Divorce is a major life event, so it will have at least some effect on your work. Even a drama-free, amicable divorce is going to take some time and attention away from your professional responsibilities. That doesn’t mean it has to affect your performance or jeopardize your job. The last thing you need is to worry about losing your income.
You have the power to control how much people in your workplace know about your divorce. You certainly don’t want your divorce to become fodder for workplace gossip. However, you should share some limited information with your boss and a Human Resources representative, if you have one onsite.
Tell your boss before anyone else
You don’t have to notify them immediately, but you should tell them before you need to take any time off for a court date or added child care responsibilities. If you’re going to tell anyone else at work — even a close friend — don’t do it until you tell your manager. Most bosses don’t like to feel like they’re out of the loop. You don’t want them hearing it from someone else first.
Don’t tell your boss more than necessary. All they need to know is that you and your spouse are divorcing, you’re committed to not letting it affect your work and you may occasionally need a little time off to deal with appointments or your children. Ask for their help in keeping the matter private.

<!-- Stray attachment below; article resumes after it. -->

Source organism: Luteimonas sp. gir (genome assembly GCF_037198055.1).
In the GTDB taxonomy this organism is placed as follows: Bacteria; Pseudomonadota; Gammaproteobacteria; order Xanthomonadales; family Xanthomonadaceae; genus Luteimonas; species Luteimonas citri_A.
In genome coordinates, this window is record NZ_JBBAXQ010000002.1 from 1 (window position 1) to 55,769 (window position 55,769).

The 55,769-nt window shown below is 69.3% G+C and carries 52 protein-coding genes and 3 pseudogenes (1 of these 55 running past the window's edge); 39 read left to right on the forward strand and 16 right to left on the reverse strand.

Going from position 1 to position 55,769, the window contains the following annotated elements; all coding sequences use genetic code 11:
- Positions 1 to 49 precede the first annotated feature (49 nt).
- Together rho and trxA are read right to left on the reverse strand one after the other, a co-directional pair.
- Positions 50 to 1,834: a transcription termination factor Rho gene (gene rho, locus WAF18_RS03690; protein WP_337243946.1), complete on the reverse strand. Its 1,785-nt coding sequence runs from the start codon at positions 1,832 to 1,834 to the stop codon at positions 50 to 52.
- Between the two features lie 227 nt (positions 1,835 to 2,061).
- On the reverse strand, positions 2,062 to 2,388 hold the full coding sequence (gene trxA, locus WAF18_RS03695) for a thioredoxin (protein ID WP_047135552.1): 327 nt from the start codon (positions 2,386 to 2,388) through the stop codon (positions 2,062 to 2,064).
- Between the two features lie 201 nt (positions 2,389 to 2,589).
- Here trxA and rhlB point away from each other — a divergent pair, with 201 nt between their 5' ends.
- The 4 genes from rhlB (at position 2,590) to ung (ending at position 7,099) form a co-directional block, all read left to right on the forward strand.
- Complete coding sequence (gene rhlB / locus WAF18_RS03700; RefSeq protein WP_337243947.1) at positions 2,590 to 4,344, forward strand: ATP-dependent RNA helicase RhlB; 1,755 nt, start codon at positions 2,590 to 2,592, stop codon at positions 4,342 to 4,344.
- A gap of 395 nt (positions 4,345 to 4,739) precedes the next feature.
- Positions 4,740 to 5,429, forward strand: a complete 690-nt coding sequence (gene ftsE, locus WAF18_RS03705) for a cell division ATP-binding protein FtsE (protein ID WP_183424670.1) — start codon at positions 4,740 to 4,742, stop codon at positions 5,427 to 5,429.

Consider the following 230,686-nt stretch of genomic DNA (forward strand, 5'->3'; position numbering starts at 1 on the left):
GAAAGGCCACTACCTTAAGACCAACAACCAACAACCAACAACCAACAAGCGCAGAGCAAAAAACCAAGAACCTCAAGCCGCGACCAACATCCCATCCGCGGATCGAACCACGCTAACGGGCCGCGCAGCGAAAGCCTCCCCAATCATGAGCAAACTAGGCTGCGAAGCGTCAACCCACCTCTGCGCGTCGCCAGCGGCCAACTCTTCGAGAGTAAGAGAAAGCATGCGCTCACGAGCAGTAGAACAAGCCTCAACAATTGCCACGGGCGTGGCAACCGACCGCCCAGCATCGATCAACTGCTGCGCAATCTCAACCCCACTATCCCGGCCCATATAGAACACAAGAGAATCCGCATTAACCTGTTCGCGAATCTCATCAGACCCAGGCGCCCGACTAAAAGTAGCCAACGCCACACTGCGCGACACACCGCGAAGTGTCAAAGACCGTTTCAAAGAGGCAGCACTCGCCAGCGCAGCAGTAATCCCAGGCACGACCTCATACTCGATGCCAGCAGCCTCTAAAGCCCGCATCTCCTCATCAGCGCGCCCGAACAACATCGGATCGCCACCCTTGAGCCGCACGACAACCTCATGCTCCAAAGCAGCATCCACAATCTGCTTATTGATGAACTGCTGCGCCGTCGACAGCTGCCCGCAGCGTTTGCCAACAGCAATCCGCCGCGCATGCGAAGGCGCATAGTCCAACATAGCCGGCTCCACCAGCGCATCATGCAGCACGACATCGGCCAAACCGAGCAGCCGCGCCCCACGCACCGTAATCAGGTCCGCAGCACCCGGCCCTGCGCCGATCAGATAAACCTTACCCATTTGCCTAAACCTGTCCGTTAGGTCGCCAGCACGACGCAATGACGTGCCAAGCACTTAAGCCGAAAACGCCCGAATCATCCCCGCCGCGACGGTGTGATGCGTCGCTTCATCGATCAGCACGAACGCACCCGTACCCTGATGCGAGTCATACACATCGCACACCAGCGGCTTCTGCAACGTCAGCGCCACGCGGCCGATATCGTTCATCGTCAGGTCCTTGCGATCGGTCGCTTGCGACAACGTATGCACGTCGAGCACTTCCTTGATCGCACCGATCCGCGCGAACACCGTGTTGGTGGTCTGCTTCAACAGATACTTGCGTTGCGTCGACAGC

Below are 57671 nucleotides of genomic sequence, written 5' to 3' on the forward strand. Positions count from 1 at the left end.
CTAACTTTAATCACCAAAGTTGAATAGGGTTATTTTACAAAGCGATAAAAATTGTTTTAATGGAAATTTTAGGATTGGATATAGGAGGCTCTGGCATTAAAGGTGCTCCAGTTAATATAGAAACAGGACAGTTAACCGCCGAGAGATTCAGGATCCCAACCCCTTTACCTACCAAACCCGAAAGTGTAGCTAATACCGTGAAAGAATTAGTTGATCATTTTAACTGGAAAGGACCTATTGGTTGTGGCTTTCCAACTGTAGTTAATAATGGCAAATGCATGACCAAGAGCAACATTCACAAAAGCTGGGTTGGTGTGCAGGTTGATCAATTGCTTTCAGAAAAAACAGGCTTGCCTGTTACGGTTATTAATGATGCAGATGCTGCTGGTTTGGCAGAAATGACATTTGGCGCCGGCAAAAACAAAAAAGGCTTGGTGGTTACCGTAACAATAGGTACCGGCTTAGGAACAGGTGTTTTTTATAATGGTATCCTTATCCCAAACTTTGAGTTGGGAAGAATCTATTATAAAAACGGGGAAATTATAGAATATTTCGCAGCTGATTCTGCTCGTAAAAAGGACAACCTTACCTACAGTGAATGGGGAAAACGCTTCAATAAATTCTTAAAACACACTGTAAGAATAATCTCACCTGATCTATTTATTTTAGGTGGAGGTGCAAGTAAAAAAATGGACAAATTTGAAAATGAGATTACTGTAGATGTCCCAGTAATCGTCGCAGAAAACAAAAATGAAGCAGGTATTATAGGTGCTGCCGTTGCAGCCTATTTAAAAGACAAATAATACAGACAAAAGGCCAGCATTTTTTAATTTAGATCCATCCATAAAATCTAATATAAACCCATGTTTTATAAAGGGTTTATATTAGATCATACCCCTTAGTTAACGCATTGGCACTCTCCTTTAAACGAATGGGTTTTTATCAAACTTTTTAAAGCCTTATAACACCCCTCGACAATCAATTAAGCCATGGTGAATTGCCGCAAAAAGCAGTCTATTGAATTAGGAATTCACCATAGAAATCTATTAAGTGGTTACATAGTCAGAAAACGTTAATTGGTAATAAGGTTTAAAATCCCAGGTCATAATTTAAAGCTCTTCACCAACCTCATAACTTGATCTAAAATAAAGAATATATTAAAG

What changes do you need to make with HR?
You may not need to notify them right away, unless you’ve moved or you no longer want your soon-to-be-ex to be your emergency contact. Eventually, you may need their help getting information related to your salary and retirement plan for the divorce.
Later, you’ll probably need to make changes to your insurance, tax forms and possibly your name. HR professionals know this information needs to remain confidential, but if you’re dealing with someone else in your workplace on these matters, you’ll want to make that point.
You can also keep your divorce out of your workplace by not dealing with personal phone calls, texts and emails during work hours. Try to reach an agreement with your spouse that you won’t contact each other while you’re working unless it’s an emergency. Having sound legal guidance during your divorce can help you remain focused on your work.